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Author Topic: Yosemite visit  (Read 1986 times)
jetart
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« on: February 15, 2014, 11:33:27 AM »

Hello,  My kids want to see Yosemite this summer.  Have a 40' bus and will be pulling a toad.  I'd prefer to stay in the park.  Anyone have any suggestions on which campground(s) would be best.  Routes to avoid? Any must see (or avoid) attractions?  Will probably plan to spend a week or so in the area.

Thanks!
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skihor
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« Reply #1 on: February 15, 2014, 01:10:29 PM »

Easiest way in would probably be hwy 120. DO NOT come in from Lee Vining or Fresno. The roads throughout the park are scary narrow. Between bad RV drivers and tour buses it's a white knuckle drive at best. Good luck getting a space in the park. They go on sale 5 months in advance and sell out in under 5 minutes. I'm not sure any of the park campgrounds can accomadate a 40' rig, let alone a toad. Be prepared for crowds 4 1/2 million people visit each year. Best to stay outside and travel to the park in the toad. Must see: Glacier Point, the valley, binoculars for seeing the climbers on El Capitan, Yosemite falls, Tanaya lake, Tuolame meadows, Mirror lake is dry but is worth the walk for the view of Half Dome. Olmstead Point near the east entrance, (follow the steps down around to the right and at about 50 yards turn left up the rocks for an incredible view of the valley and Half Dome) little known secret !! Take the mist trail from Happy Isles. short for the view or to the top for a WOW view. The Ansul Adams gallery in the valley. Just inside the SW entrance, (hwy 41 from Fresno), Go see the Giant Seqoias ! There is another grove near Crane Flat. Day hikes from strenuous: Yosemite Falls trail, Glacier Point to Vernal + Nevada falls to Happy Isles, OMG views from either. Happy Isles to the top of Vernal + Nevada falls. Great bike trails, (rentals available) on the valley floor. Swimming pool/showers in Curry Village. Pizza + booze in Curry also. Easy rafting/tubing on the Merced in the valley, (rentals available). During the full moon they have a "tour" from the valley floor to the Wawona tunnel and back. Very cool. The view from the Wawona tunnel, (hwy 41), is incredible.
I would stay as close to the SW entrance as possible, Bass Lake maybe, and drive the Toad.
Above all don't let the crowds get you down and revel in the beauty that is Yosemite...
In the "area" is Seqoia National park. Unbelievably big trees. NOT for a bus. Don't even try. Also Lake Tahoe is very cool. "Campground By The Lake" is right in town across the street from the lake.
Don & Sheila
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skihor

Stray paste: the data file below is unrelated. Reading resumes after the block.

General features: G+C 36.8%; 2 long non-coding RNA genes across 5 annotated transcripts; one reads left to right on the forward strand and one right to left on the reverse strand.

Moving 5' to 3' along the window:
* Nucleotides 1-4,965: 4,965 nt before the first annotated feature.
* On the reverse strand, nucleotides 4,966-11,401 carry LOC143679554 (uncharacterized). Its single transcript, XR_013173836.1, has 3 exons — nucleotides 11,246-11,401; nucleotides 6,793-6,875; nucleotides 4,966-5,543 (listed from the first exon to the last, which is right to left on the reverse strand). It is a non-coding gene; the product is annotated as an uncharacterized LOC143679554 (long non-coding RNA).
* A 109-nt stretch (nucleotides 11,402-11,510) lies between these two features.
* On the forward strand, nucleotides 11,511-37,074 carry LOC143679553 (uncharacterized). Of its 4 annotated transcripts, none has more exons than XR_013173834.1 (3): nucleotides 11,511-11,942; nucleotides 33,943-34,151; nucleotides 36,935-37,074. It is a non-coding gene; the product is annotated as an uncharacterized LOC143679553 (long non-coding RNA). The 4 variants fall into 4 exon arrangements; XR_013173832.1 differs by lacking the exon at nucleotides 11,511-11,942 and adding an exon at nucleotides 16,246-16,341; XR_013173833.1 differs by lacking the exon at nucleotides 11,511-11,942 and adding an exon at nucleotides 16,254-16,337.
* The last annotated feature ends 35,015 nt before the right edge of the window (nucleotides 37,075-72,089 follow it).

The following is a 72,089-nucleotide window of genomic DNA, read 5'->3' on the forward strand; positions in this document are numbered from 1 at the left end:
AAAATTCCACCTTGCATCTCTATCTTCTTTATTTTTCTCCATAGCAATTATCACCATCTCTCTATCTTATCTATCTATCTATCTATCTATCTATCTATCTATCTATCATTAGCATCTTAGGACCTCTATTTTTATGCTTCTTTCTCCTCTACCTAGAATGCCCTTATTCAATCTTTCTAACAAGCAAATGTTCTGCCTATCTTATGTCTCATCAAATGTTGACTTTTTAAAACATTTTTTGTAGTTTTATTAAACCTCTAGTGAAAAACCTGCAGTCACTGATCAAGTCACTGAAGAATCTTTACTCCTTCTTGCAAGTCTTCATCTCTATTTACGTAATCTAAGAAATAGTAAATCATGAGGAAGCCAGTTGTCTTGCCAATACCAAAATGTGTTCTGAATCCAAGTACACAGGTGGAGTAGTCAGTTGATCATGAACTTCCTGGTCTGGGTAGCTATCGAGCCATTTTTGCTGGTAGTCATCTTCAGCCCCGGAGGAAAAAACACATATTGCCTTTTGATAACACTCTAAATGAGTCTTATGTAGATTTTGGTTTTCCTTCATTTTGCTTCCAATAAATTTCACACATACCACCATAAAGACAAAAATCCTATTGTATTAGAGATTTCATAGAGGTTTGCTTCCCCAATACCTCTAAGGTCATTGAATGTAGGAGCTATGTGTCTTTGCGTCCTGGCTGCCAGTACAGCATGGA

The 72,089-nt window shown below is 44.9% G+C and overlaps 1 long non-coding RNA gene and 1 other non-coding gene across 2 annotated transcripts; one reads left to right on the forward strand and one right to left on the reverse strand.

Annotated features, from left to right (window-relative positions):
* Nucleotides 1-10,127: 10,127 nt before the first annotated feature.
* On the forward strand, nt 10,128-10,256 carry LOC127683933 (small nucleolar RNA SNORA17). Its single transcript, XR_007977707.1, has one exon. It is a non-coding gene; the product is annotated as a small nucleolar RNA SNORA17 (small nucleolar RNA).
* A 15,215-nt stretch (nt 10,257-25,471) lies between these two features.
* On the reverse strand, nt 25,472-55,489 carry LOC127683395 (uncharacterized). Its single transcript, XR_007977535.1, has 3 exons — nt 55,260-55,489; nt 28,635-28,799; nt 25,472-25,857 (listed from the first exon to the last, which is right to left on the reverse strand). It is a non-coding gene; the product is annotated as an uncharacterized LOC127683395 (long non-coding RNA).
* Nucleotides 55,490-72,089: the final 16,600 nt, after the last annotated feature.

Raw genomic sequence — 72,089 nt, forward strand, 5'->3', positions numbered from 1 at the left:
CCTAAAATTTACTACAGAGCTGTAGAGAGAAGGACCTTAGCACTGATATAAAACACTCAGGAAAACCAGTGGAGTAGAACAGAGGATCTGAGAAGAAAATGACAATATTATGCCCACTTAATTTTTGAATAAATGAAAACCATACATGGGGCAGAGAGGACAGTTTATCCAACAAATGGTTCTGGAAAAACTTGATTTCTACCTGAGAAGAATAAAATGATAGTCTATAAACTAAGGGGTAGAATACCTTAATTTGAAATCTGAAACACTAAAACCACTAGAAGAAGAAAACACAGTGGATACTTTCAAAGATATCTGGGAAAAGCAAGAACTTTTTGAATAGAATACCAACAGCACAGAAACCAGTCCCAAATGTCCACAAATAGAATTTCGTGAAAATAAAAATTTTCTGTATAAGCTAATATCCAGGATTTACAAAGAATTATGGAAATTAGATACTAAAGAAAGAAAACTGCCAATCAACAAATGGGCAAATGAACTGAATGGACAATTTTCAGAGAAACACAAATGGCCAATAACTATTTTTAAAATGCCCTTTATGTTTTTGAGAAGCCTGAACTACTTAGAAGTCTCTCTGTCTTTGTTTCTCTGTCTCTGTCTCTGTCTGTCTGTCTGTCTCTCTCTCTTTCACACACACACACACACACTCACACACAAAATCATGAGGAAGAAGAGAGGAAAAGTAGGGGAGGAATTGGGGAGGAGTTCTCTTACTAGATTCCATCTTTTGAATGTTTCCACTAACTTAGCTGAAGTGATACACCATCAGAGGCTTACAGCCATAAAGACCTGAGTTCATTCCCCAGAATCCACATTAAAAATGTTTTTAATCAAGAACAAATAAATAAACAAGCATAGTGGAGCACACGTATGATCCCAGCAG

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« Reply #2 on: February 15, 2014, 01:12:18 PM »

PM if you would like to talk more about my favorite place on earth...
Don & Sheila
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Lin
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« Reply #3 on: February 15, 2014, 02:29:08 PM »

Obviously, it is best to go before school lets out or after it starts up again in the fall.  In the summer, Yosemite is extremely crowded.  I heard a ranger on the east side of the park call the situation on the west side "a zoo".  As mentioned, getting a spot in the campground may be a problem.  Possibly there may be some week days available though.

An alternate suggestion I would make is to camp in Lee Vining, which is on Hwy 395 near the road into the park.  Using your toad, you could go into the park for multiple day trips as well as visit Mono Lake, which is right there.  There are also some other great places along 395.
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RJ
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« Reply #4 on: February 15, 2014, 04:32:47 PM »

Easiest way in would probably be hwy 120. DO NOT come in from Lee Vining or Fresno. The roads throughout the park are scary narrow. Between bad RV drivers and tour buses it's a white knuckle drive at best.

Well, I'm going to respectfully disagree with Don, but then again, I drove 35' & 40' tour buses in/out of the park for 10 years, so am very familiar with all three routes (41, 120 & 140) and aren't afraid of any of them.  Just take your time, use the turnouts when available and as needed, but most of all, when in doubt about clearances with oncoming traffic, STOP!  Let them figure out how to get around you.  DO NOT SWERVE to miss them, STOP FIRST!!  If you swerve, chances are good you'll kiss a rock outcropping with a baggage bin door.  If you stop, and they hit you, it's their fault, especially if you're totally on your side of the lane divider line.